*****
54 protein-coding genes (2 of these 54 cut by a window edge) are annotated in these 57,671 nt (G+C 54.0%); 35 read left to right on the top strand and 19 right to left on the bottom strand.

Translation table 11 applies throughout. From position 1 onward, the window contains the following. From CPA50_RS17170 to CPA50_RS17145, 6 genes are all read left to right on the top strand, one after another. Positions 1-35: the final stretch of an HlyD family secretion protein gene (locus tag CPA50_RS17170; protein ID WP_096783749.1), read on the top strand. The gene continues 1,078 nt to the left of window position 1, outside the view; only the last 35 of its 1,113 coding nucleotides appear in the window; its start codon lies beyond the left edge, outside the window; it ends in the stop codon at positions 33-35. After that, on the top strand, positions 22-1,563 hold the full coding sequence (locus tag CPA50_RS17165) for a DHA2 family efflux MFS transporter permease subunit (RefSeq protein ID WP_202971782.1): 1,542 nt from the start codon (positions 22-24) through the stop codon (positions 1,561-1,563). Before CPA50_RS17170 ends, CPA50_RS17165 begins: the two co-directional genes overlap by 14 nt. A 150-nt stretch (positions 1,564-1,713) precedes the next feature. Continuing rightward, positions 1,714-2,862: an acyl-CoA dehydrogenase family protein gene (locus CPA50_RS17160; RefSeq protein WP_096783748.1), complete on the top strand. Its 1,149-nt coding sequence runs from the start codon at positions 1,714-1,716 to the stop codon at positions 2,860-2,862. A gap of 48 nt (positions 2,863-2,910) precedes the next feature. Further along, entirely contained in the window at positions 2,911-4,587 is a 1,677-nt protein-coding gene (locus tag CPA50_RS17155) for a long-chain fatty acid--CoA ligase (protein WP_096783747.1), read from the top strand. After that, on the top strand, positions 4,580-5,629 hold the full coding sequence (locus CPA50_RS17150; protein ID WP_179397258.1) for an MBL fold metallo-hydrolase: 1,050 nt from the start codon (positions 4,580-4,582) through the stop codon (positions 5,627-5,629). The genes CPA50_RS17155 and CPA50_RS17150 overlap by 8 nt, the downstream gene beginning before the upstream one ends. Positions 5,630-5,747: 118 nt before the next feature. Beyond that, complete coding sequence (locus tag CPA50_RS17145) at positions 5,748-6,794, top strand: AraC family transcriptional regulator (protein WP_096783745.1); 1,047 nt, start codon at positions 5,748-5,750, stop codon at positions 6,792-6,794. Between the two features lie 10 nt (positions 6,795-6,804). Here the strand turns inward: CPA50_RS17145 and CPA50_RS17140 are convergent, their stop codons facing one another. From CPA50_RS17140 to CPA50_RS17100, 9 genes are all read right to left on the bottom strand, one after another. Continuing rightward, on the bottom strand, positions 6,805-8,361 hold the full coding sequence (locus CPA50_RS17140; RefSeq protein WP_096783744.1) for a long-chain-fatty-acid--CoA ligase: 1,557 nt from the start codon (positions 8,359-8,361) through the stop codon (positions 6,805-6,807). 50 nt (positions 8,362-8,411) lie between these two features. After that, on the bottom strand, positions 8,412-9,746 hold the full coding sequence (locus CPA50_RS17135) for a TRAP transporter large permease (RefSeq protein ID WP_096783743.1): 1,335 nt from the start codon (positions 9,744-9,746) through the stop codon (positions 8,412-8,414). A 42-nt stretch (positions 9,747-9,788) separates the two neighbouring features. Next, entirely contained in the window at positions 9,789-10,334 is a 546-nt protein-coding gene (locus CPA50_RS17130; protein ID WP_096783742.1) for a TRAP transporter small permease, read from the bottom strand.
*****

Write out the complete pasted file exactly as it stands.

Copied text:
54 protein-coding genes (2 of these 54 cut by a window edge) are annotated in these 57,671 nt (G+C 54.0%); 35 read left to right on the top strand and 19 right to left on the bottom strand.

Translation table 11 applies throughout. From position 1 onward, the window contains the following. From CPA50_RS17170 to CPA50_RS17145, 6 genes are all read left to right on the top strand, one after another. Positions 1-35: the final stretch of an HlyD family secretion protein gene (locus tag CPA50_RS17170; protein ID WP_096783749.1), read on the top strand. The gene continues 1,078 nt to the left of window position 1, outside the view; only the last 35 of its 1,113 coding nucleotides appear in the window; its start codon lies beyond the left edge, outside the window; it ends in the stop codon at positions 33-35. After that, on the top strand, positions 22-1,563 hold the full coding sequence (locus tag CPA50_RS17165) for a DHA2 family efflux MFS transporter permease subunit (RefSeq protein ID WP_202971782.1): 1,542 nt from the start codon (positions 22-24) through the stop codon (positions 1,561-1,563). Before CPA50_RS17170 ends, CPA50_RS17165 begins: the two co-directional genes overlap by 14 nt. A 150-nt stretch (positions 1,564-1,713) precedes the next feature. Continuing rightward, positions 1,714-2,862: an acyl-CoA dehydrogenase family protein gene (locus CPA50_RS17160; RefSeq protein WP_096783748.1), complete on the top strand. Its 1,149-nt coding sequence runs from the start codon at positions 1,714-1,716 to the stop codon at positions 2,860-2,862. A gap of 48 nt (positions 2,863-2,910) precedes the next feature. Further along, entirely contained in the window at positions 2,911-4,587 is a 1,677-nt protein-coding gene (locus tag CPA50_RS17155) for a long-chain fatty acid--CoA ligase (protein WP_096783747.1), read from the top strand. After that, on the top strand, positions 4,580-5,629 hold the full coding sequence (locus CPA50_RS17150; protein ID WP_179397258.1) for an MBL fold metallo-hydrolase: 1,050 nt from the start codon (positions 4,580-4,582) through the stop codon (positions 5,627-5,629). The genes CPA50_RS17155 and CPA50_RS17150 overlap by 8 nt, the downstream gene beginning before the upstream one ends. Positions 5,630-5,747: 118 nt before the next feature. Beyond that, complete coding sequence (locus tag CPA50_RS17145) at positions 5,748-6,794, top strand: AraC family transcriptional regulator (protein WP_096783745.1); 1,047 nt, start codon at positions 5,748-5,750, stop codon at positions 6,792-6,794. Between the two features lie 10 nt (positions 6,795-6,804). Here the strand turns inward: CPA50_RS17145 and CPA50_RS17140 are convergent, their stop codons facing one another. From CPA50_RS17140 to CPA50_RS17100, 9 genes are all read right to left on the bottom strand, one after another. Continuing rightward, on the bottom strand, positions 6,805-8,361 hold the full coding sequence (locus CPA50_RS17140; RefSeq protein WP_096783744.1) for a long-chain-fatty-acid--CoA ligase: 1,557 nt from the start codon (positions 8,359-8,361) through the stop codon (positions 6,805-6,807). 50 nt (positions 8,362-8,411) lie between these two features. After that, on the bottom strand, positions 8,412-9,746 hold the full coding sequence (locus CPA50_RS17135) for a TRAP transporter large permease (RefSeq protein ID WP_096783743.1): 1,335 nt from the start codon (positions 9,744-9,746) through the stop codon (positions 8,412-8,414). A 42-nt stretch (positions 9,747-9,788) separates the two neighbouring features. Next, entirely contained in the window at positions 9,789-10,334 is a 546-nt protein-coding gene (locus CPA50_RS17130; protein ID WP_096783742.1) for a TRAP transporter small permease, read from the bottom strand.